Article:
Tuesday, July 6, 2010

The person and the common good

Several took exception to my contention that there is no cause greater than a person; that a soldier, for example, does not give his life for a cause that is greater than he is. Four objections were raised. I will state them as I have understood them; please correct me if I have not caught the force of the arguments:

(1) If there is no cause greater than the individual person, then the result will be nihilism. If we can state the argument more formally: Proper order in society demands that individuals subordinate themselves to some cause or purpose that is greater than themselves.

(2) Colloquially understood, the statement "they have died for a cause greater than they are" means that immediate self-interest has been sacrificed for the sake of the common good. The common good is held to be greater than the self-interest of the individual. Note, however, that in this case the President's reference was to those who gave their lives for liberty. Might we therefore put the objection in this way: liberty is a common good that is of greater dignity than the life of an individual person.

(3) There is a cause greater than the individual person, which is the good of the many: the good of the many is a cause that is greater than the good of the individual person.

(4) The fourth objection might be stated thus: if there is no cause greater than the individual person, then there is no reason for sacrifice for the sake of another; the best that we can achieve is self-interest. Yet it would appear that people do sacrifice for the sake of others (e.g. soldiers in WWII). Therefore, we should say that there is a cause or purpose greater than the individual person.

Certainly, the tradition of the West (not just the Catholic tradition) asserts that there is a common good, and that the purpose of the political community is to advance the common good. Does this not mean, therefore, that the common good is a greater good than that of the individual person? I hold that it does not, and that the answer to each of the objections lies in what we understand by “common.”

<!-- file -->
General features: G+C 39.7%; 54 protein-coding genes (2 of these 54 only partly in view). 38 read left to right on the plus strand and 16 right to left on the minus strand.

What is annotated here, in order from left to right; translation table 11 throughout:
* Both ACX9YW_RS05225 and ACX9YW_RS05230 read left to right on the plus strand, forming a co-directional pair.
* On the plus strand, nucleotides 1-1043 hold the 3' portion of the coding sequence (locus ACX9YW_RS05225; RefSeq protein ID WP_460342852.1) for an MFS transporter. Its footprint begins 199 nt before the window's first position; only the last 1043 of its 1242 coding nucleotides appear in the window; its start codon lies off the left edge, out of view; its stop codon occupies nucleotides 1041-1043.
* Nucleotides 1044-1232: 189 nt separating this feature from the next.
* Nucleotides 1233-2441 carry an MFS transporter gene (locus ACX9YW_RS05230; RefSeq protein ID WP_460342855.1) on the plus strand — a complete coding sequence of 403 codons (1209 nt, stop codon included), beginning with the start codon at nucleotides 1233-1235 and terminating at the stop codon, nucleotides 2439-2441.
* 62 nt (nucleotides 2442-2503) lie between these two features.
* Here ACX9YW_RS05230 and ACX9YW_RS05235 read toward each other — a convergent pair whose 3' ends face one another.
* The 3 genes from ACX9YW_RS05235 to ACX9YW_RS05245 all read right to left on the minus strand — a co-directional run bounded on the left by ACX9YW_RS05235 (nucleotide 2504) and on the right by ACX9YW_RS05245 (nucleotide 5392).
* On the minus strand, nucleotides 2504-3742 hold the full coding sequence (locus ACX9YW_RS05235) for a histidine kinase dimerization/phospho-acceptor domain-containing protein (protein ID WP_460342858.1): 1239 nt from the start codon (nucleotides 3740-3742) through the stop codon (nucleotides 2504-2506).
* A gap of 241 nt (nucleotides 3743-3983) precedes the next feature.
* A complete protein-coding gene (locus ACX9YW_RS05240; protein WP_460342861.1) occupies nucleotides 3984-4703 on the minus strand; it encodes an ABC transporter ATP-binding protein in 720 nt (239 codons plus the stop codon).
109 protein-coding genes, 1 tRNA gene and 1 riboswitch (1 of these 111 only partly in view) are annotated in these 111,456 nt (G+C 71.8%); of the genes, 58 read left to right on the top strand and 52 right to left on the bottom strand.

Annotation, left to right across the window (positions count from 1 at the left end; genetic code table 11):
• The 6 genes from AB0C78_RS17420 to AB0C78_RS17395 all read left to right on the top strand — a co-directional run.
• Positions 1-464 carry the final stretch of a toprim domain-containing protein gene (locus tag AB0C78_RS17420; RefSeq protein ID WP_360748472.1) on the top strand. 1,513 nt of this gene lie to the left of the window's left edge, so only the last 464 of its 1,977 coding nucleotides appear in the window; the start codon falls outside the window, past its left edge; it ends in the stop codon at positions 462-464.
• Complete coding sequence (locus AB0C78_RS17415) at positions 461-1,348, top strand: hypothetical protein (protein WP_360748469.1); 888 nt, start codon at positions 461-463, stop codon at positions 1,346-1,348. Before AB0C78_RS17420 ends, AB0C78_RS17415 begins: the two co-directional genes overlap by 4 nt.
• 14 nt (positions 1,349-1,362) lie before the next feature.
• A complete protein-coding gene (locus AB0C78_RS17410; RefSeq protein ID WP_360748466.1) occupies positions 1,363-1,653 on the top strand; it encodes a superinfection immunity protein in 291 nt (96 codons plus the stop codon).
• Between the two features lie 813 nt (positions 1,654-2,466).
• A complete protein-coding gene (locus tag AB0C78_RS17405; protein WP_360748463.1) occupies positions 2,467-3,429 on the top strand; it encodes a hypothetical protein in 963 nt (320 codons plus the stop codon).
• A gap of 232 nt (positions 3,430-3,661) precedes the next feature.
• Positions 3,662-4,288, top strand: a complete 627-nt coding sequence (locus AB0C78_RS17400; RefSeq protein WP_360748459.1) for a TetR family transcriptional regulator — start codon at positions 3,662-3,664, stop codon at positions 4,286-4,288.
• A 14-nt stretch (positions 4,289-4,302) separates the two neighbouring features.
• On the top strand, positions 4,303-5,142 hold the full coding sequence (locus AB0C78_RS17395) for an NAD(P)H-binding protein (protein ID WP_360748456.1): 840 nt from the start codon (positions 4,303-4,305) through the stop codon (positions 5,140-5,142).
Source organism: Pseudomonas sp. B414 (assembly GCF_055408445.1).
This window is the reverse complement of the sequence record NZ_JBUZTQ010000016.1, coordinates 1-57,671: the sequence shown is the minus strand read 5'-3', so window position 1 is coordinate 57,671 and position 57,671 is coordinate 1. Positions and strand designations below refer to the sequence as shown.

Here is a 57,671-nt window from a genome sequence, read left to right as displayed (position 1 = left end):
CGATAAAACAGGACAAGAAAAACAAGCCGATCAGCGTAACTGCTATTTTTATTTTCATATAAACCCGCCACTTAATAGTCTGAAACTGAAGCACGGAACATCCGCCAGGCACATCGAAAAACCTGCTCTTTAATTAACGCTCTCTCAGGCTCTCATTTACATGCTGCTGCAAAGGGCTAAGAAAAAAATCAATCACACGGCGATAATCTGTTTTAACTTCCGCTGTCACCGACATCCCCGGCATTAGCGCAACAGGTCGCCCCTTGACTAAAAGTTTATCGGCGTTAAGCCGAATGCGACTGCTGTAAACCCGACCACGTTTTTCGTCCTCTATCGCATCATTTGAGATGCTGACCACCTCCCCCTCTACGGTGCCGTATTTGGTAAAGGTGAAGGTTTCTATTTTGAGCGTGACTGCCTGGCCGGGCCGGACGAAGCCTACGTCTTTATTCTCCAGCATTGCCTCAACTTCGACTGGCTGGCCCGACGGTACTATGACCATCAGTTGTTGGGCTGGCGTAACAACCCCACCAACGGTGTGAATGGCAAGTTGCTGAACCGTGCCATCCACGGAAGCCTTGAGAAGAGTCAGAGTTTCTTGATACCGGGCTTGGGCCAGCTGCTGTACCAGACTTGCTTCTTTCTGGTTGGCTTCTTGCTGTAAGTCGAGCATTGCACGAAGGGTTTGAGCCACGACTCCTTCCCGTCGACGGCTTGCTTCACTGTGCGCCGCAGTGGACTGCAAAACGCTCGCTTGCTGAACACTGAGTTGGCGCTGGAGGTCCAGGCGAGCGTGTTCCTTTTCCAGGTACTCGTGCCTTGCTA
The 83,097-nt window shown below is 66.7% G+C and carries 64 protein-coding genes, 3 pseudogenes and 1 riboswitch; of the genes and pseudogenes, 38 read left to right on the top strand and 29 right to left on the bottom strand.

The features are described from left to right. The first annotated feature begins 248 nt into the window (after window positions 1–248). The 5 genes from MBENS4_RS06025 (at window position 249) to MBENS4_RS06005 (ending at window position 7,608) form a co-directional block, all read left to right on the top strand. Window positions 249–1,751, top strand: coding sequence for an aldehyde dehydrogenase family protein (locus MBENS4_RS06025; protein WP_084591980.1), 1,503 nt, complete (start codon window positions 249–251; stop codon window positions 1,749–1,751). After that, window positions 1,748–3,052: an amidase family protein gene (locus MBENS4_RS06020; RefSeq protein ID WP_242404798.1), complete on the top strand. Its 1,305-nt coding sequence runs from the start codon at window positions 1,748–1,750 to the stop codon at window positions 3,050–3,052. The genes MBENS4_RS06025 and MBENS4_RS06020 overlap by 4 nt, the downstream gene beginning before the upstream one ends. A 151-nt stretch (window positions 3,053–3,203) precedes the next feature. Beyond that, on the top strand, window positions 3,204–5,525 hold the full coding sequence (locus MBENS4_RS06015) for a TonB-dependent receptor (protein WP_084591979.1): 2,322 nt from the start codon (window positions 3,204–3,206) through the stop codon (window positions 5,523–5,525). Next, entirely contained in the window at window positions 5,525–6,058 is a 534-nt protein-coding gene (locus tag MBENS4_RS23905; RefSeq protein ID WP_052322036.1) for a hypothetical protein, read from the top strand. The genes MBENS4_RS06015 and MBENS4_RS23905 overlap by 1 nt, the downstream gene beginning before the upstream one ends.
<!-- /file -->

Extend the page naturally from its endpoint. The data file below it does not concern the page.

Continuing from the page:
If something is “common” it means that it applies first to all and then and therefore of necessity to each, and in essentially the same way. So, for example, to breathe is truly common to people: it applies to all of us insofar as we are human, and therefore and necessarily to each of us, and in the same way. (True, athletes will have trained themselves to breathe more effectively, but they nonetheless are participating in the same activity.) Similarly, everyone would acknowledge certain fundamental necessities for life -water, food, shelter and the like. These things are truly common.

There has also, in the past, been a broad consensus concerning goods that are not merely physical requirements for human life but that are also common. Rather than being necessary for sustaining our physical life, they are things that conduce to happiness, or to the flourishing of the person. So, every person requires an education, a measure of freedom, insofar as we have real agency in our relationships to others, recognition as a subject of relationship, and not merely an object, and so on. The particular manner in which these goods are expressed differs from person to person and from culture to culture, but the goods are common, in that they are first true of all and, necessarily therefore, of each.

What is the measure, then, of these common goods? Clearly, it is the human person. What constitutes something as “good?” Simply, that it is sought as conducive to the life or the happiness of the person. The person is the measure of the common good.

This assertion -which is founded upon reason, and was taught by the pagan philosophers of the ancient world– is confirmed and amplified in the Catholic tradition: